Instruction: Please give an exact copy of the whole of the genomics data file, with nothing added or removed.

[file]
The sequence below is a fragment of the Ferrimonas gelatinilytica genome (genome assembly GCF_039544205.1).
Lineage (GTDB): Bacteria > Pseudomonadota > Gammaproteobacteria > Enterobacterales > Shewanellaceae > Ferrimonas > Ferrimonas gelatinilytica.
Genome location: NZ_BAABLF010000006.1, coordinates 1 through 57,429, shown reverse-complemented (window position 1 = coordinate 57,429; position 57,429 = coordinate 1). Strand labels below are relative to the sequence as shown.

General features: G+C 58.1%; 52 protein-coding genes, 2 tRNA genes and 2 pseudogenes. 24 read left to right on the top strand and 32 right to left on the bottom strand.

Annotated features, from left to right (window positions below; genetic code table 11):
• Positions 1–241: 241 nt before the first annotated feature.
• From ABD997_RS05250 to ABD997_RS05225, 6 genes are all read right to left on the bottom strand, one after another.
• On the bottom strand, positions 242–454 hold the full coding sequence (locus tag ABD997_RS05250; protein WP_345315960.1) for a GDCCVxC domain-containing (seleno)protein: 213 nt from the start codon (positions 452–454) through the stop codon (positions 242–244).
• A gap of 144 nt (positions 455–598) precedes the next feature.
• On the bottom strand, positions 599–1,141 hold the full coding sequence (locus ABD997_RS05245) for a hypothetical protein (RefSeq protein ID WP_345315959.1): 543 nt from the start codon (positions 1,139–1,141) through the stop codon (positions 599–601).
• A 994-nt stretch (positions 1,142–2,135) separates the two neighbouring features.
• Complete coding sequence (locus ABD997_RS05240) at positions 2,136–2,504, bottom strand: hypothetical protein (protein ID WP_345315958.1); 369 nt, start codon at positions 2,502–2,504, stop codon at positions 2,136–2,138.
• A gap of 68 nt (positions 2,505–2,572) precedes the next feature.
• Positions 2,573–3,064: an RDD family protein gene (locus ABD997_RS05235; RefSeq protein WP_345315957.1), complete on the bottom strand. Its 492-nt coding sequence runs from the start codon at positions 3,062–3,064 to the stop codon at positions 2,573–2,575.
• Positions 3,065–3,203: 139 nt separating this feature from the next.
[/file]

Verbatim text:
The sequence below is a fragment of the Ferrimonas gelatinilytica genome (genome assembly GCF_039544205.1).
Lineage (GTDB): Bacteria > Pseudomonadota > Gammaproteobacteria > Enterobacterales > Shewanellaceae > Ferrimonas > Ferrimonas gelatinilytica.
Genome location: NZ_BAABLF010000006.1, coordinates 1 through 57,429, shown reverse-complemented (window position 1 = coordinate 57,429; position 57,429 = coordinate 1). Strand labels below are relative to the sequence as shown.

General features: G+C 58.1%; 52 protein-coding genes, 2 tRNA genes and 2 pseudogenes. 24 read left to right on the top strand and 32 right to left on the bottom strand.

Annotated features, from left to right (window positions below; genetic code table 11):
• Positions 1–241: 241 nt before the first annotated feature.
• From ABD997_RS05250 to ABD997_RS05225, 6 genes are all read right to left on the bottom strand, one after another.
• On the bottom strand, positions 242–454 hold the full coding sequence (locus tag ABD997_RS05250; protein WP_345315960.1) for a GDCCVxC domain-containing (seleno)protein: 213 nt from the start codon (positions 452–454) through the stop codon (positions 242–244).
• A gap of 144 nt (positions 455–598) precedes the next feature.
• On the bottom strand, positions 599–1,141 hold the full coding sequence (locus ABD997_RS05245) for a hypothetical protein (RefSeq protein ID WP_345315959.1): 543 nt from the start codon (positions 1,139–1,141) through the stop codon (positions 599–601).
• A 994-nt stretch (positions 1,142–2,135) separates the two neighbouring features.
• Complete coding sequence (locus ABD997_RS05240) at positions 2,136–2,504, bottom strand: hypothetical protein (protein ID WP_345315958.1); 369 nt, start codon at positions 2,502–2,504, stop codon at positions 2,136–2,138.
• A gap of 68 nt (positions 2,505–2,572) precedes the next feature.
• Positions 2,573–3,064: an RDD family protein gene (locus ABD997_RS05235; RefSeq protein WP_345315957.1), complete on the bottom strand. Its 492-nt coding sequence runs from the start codon at positions 3,062–3,064 to the stop codon at positions 2,573–2,575.
• Positions 3,065–3,203: 139 nt separating this feature from the next.